In 2015, an education strategy was developed, with a focus on rights to education. During that year a total of 2,728 people were engaged in education related activities, including members of school management committees and community members. Also in 2015, and in collaboration with UNICEF, ActionAid Myanmar trained 185 fellows and 227 youth leaders in eight states and divisions to become change agents in their communities through organizing youth activities and representing the voices of youth to other actors including local authorities, NGOs and community leaders .

Moving Forward: In January 2016, ActionAid Myanmar launched a four-year project called “Strengthening a responsive, diverse, and democratic civil society in Myanmar”. The project is funded by the European Union and the overall objective is to build a more equitable and democratic society in Myanmar. The target group is 83 youth and women-led society organizations from rural and ethnic areas, and the aim is to enhance participation in local governance processes and policy dialogue. In the same year, ActionAid Myanmar in collaboration with UNICEF, Myanmar Red Cross, National Youth Congress initiated the country’s first digital platform for youth to share their demands for services and rights and access decision-makers, policymakers and politicians. The platform is available to reach up to 30 million mobile users, with the hope of enhancing youth participation, including for peace and national unity.

Replicability: The success of ActionAid Myanmar is primarily due to its creation of the Village Books in which local youth can contribute to the development of their communities through their involvement in data collection and decision-making processes. Such active engagement of youth is fundamental to the success of programmes. In this context, ActionAid Myanmar, believing that people in poverty are often those whose voices are ignored,  works to listen to what people really want and need, and help them to take actions to hold their governments to account.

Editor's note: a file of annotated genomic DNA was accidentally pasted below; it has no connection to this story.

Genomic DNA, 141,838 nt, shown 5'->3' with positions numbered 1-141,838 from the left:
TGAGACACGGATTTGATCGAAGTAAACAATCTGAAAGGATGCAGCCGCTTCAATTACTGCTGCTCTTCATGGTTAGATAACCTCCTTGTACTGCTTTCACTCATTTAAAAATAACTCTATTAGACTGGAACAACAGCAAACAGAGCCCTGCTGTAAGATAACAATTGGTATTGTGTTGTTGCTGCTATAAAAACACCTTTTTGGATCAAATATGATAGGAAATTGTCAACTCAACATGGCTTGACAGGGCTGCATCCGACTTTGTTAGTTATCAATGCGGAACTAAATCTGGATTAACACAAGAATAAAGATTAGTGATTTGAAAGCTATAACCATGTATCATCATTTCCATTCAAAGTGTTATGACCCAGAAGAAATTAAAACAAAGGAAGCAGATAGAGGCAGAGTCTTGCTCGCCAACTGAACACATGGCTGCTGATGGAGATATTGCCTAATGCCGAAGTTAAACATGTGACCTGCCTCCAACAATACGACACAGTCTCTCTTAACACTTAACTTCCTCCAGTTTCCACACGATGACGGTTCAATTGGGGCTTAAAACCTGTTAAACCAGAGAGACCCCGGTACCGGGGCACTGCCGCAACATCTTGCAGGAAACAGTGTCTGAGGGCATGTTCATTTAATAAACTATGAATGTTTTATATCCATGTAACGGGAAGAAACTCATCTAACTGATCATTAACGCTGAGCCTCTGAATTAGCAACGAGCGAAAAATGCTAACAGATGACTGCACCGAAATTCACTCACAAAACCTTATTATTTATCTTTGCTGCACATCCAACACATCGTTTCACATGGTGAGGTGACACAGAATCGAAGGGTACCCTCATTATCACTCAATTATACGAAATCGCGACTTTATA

References:

Background Information:
http://myanmar.unfpa.org/en/news/one-five-children-myanmar-go-work-instead-going-school-new-census-report-reveals

KILM 9th Edition Database from the ILO

ActionAid Myanmar: http://www.actionaid.org/where-we-work/asia-australia/myanmar
http://actionaid.org/sites/files/actionaid/village_book_training_manual_english__0.pdf
https://prezi.com/vtoj2ap3bvro/actionaid-myanmar-child-adolescent-and-youth-programme/?webgl=0

2015 report : https://drive.google.com/file/d/0B9Qt_T8c-wmybHZEaVF4M1duZFU/view

U-report : http://www.actionaid.org/2016/08/u-report-myanmar-giving-youth-voice

Empowering youth and women:
http://www.actionaid.org/2016/01/new-ec-funded-project-empowering-women-and-youth-led-csos-myanmar


Acknowledgments:

This good practice was kindly prepared by Ms. Thanchanok Chaykamhang

Project Details

Date: May 1, 2017